Australian holidaymakers may be waiting far longer than hoped for their next overseas trip to Bali, with a top travel boss warning that it could take at least three years for international travel to return to normal.
The travel industry was brought to a crashing halt as a result of the coronavirus pandemic, with Australia closing its borders to all non-residents and non-Australian citizens on March 19.
Anyone returning from Bali must be quarantined in a hotel for two weeks, effectively ruling out any holidays abroad.
Alexandre de Juniac, chief executive of the International Air Transport Association, had hoped the industry could bounce back from the lockdowns but he now believes recovery will take far longer than expected.
‘What we have planned is to restart the industry, first by reopening domestic markets, then regional continental markets, such as Asia-Pacific, or Europe, or North America.
‘At the end of 2020, the traffic should be between 50 to 55 per cent of the same level that was in place in 2019.
‘So, we would lose something like half the traffic for the 2020.’
Both Australia and New Zealand currently require international arrivals to be isolated for 14 days, and the UK and Spain have also recently announced similar quarantine periods.
Mr de Juniac said international travel cannot re-start with mandatory quarantine periods in place, but the following 14-day quarantine period was deterrant to any would-be holidaymakers.
He said if there is a risk of quarantine when arriving to a country, most travellers would completely cancel their trips.
He proposed instead temperature checks and other measures at departure to keep symptomatic travelers from flying.
‘It is a risk-based layered approach to biosecurity that needs to be coordinated globally.
‘That’s important. The arriving country must be confident of the procedures in place at the departing airport. And travelers will need the reassurance of common measures.’
Australia’s Chief Medical Officer Professor Brendan Murphy has also ruled out international travel for the foreseeable future as there is ‘no clear roadmap’ to reopening the nation’s borders.
He told a Senate inquiry into the government’s response to COVID-19 on Wednesday that border closures remained essential to defeating the pandemic.
‘I can’t see, I have no vision at the moment on the current international scene where international border measures of some very strong vigour won’t be necessary,’ he said.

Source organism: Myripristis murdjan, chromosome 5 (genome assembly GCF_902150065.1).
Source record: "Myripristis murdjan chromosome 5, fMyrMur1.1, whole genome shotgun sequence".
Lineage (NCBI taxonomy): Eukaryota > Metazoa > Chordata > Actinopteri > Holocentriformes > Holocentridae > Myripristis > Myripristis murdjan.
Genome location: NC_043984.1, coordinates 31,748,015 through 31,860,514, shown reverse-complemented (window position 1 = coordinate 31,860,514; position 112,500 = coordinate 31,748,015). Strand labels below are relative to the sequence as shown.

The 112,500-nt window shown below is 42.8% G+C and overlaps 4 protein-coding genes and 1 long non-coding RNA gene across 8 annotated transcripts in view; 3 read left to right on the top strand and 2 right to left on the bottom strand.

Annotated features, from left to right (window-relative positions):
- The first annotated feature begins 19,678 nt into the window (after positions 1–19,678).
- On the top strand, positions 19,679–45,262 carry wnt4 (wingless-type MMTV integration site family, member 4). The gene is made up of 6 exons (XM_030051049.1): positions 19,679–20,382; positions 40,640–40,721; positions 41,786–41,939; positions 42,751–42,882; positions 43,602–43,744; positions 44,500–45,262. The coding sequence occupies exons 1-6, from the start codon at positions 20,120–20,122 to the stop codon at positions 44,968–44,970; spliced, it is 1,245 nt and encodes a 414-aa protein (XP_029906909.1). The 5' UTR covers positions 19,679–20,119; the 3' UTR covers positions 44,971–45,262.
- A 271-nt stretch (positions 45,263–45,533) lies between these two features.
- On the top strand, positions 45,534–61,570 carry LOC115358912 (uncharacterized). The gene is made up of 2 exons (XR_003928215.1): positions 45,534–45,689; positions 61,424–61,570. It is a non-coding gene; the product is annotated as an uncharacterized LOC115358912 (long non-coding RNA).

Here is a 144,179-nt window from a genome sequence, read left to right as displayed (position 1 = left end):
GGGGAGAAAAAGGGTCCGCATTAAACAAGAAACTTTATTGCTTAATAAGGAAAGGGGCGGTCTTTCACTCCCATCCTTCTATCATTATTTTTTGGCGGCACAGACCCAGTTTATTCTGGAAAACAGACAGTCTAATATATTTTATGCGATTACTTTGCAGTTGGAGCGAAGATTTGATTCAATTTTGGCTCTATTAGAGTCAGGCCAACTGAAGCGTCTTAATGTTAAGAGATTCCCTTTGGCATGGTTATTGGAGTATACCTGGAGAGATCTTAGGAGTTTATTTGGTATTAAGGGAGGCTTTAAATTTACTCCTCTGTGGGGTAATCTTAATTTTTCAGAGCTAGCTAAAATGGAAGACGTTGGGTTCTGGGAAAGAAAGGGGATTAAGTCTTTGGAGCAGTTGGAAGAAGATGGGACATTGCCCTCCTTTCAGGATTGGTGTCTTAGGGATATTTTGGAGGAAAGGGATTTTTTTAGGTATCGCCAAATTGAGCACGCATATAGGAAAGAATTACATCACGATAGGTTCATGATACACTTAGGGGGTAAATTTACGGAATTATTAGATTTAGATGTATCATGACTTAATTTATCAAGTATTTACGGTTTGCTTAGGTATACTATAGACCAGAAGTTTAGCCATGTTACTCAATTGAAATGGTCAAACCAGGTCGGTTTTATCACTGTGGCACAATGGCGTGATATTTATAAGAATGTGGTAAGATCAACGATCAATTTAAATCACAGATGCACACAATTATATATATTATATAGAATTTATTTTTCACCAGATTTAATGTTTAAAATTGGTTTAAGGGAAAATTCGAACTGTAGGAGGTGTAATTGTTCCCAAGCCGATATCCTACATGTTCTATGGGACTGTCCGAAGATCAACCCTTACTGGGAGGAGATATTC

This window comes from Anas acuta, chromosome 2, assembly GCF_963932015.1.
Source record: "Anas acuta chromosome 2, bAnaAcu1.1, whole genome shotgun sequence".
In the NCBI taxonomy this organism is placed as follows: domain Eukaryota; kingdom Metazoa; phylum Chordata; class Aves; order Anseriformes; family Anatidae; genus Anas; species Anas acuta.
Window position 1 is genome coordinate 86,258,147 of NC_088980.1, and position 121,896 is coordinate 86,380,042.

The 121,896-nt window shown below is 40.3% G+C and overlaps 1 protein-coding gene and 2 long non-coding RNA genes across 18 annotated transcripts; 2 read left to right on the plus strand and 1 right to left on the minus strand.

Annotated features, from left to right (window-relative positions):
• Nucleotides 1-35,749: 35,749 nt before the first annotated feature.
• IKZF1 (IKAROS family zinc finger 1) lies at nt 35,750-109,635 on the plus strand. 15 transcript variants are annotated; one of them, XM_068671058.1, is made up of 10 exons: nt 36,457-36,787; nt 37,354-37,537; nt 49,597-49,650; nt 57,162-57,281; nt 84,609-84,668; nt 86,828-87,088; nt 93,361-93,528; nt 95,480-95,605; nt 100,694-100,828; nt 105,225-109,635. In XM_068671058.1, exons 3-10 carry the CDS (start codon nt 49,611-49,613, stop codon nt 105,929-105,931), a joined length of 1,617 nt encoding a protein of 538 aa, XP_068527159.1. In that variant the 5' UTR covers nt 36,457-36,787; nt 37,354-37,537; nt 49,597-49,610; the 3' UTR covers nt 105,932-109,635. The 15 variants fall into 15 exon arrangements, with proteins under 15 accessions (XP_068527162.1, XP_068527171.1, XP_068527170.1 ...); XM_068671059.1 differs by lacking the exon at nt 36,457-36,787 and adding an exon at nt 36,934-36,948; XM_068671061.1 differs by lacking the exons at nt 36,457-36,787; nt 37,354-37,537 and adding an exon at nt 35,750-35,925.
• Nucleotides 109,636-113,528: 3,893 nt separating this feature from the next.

‘There is no clear roadmap out of this.’
Professor Murphy said interstate and territory borders would be reopened long before overseas travel, noting COVID-19 cases were still being imported weekly through returned travellers.
He said Australia’s strategy was to maintain strong suppression, or elimination in parts of the country, while slowly opening up the economy.
Airlines have been struggling to stay afloat amid the pandemic.
Virgin Australia was the first to fold with the company going into voluntary administration two weeks ago owing almost $7 billion.
Qantas CEO Alan Joyce is confident that domestic operations could return to normal by July.
Last week he said the flying kangaroo had become the envy of the aviation world given the country’s low infection rate and interstate travel market.
‘I don’t think there is any other airline in the world that has a market that is more positive than what we have,’ he told reporters.
While the airline will stay grounded for another two months, he said the carrier will remain on stand-by for a short notice return if the situation eases faster than expected.
‘Australia has done an amazing job of flattening the curve and we’re optimistic that domestic travel will start returning earlier than first thought,’ he said.
But Mr Joyce also warned ‘we clearly won’t be back to pre-coronavirus levels anytime soon.’
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